A recent article in Offshore-Technology revealed that British Petroleum (BP) bought a majority interest in a fiber optic innovation company called Fotech.
Why would anyone care about BP buying Fotech?
Because Fotech “uses artificial intelligence and edge computing in its products, covering areas such as surveillance, transport management, cable monitoring and rail management.”
Roughly translated, they use fiber optic cables to surveil vehicles, people, pipe lines, public transit, etc.
Fotech’s “products” page reveals how they plan to turn smart cities into real-rime listening devices using “Distributed Acoustic Sensing (DAS).”
Distributed Acoustic Technology converts thousands of kilometers of optical fibers already in place in our cities into millions of acoustic and vibration sensors. DAS converts cables into a network of state-of-the-art sensors. This allows cities to send and receive information with the benefit of providing anonymity to its citizens, but also to monitor city infrastructure continuously – in real-time and on a much more detailed level.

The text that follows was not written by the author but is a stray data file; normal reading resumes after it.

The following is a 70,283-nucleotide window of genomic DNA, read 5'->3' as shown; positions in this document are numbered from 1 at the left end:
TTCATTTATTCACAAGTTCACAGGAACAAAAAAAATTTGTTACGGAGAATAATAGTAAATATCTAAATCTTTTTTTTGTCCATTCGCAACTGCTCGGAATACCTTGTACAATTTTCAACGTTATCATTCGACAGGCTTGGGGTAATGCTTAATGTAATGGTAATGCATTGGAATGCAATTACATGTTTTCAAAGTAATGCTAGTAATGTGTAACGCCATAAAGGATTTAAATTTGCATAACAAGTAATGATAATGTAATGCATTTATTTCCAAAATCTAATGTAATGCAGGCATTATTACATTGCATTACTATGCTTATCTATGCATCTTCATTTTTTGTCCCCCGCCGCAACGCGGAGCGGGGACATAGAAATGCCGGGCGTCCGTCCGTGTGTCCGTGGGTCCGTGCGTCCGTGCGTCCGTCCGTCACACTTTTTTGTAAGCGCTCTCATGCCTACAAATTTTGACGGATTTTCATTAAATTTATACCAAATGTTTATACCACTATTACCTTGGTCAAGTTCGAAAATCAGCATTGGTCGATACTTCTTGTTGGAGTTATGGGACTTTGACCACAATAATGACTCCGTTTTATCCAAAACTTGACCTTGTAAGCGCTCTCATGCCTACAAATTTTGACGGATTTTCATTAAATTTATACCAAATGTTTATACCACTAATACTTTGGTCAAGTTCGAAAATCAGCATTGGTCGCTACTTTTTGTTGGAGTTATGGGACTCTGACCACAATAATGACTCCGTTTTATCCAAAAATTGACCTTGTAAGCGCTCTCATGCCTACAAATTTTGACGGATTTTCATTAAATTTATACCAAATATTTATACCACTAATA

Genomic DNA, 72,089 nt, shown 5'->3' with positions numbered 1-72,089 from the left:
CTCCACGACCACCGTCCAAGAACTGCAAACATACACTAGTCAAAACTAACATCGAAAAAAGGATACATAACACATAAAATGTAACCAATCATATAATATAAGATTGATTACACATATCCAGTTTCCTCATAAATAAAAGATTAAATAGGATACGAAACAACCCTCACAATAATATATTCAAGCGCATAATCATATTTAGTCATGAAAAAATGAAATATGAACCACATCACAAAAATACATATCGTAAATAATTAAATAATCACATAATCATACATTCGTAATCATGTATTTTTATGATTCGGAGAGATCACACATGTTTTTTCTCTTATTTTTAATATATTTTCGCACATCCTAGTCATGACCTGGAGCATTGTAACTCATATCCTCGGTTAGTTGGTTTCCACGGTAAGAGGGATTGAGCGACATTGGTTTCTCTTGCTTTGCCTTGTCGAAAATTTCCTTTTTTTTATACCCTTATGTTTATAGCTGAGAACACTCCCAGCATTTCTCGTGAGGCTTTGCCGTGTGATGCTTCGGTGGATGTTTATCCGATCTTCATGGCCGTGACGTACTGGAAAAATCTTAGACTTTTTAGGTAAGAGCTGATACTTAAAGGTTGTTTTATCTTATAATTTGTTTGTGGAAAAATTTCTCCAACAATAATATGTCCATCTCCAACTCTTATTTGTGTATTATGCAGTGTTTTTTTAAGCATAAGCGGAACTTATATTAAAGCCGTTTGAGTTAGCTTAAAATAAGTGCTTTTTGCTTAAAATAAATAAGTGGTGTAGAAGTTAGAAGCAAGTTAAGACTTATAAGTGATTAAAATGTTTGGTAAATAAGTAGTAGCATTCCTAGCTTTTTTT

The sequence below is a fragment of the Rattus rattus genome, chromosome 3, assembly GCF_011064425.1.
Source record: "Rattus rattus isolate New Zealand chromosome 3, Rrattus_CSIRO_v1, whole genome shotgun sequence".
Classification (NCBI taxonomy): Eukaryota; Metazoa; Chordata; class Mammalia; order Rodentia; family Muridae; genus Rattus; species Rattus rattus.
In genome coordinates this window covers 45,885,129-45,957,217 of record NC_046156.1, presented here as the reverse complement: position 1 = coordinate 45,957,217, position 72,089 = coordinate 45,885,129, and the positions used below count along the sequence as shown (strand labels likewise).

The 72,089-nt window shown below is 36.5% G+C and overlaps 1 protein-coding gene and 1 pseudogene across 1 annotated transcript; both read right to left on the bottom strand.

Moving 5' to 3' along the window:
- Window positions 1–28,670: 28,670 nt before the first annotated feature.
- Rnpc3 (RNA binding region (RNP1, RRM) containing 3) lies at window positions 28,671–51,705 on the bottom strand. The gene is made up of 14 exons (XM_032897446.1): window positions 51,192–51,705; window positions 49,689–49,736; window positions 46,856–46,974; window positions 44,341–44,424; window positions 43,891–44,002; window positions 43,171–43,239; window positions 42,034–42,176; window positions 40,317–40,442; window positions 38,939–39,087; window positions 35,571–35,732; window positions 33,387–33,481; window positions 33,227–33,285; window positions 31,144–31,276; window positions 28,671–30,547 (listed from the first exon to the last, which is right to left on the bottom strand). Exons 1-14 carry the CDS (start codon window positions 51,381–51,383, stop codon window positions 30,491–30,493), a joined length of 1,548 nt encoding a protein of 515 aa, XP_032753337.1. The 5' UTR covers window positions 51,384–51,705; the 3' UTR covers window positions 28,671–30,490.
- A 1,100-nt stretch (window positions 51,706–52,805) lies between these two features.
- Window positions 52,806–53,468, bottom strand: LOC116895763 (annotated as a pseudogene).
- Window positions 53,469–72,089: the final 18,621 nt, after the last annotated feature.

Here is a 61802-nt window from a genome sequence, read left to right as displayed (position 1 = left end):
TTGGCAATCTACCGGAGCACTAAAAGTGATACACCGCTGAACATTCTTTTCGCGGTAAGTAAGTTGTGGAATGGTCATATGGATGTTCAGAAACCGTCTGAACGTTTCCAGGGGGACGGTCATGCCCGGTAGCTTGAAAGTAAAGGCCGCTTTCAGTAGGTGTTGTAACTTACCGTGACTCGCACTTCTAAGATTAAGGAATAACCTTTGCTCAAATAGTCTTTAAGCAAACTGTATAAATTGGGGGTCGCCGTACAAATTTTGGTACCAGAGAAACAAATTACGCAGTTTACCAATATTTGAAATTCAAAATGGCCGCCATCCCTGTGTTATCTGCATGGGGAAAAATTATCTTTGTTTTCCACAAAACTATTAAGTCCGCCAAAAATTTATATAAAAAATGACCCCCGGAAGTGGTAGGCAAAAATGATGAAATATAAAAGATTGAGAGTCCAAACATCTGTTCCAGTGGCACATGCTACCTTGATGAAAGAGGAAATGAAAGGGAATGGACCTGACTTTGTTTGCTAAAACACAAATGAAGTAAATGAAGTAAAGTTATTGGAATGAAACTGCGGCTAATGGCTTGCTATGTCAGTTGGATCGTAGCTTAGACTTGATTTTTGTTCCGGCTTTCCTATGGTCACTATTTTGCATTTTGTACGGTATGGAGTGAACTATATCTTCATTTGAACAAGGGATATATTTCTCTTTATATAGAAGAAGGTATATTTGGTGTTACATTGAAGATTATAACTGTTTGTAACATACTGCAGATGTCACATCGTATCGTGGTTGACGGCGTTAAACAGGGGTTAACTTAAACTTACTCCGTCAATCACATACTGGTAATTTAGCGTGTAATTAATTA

Two years ago, Fotech and Dr Robert Ferguson revealed how the city of Calgary could use DAS to track vehicles and people.
“We have installed what’s called a distributed acoustic sensing system along the entire route of the autonomous vehicle and we’ve repurposed an oilfield instrument…We can track, with high precision, the location of not only the autonomous vehicle but anything else that’s moving around close to the autonomous vehicle” Ferguson said.
Fotech’s “Smart City Solutions” boasts that they can use DAS to “recognize and detect the acoustic and seismic signatures of footsteps, vehicles, trams and trains.”
Read more: BP To Turn Smart Cities Into 24/7 Real-Time Listening Devices Using Fiber Optic Cables
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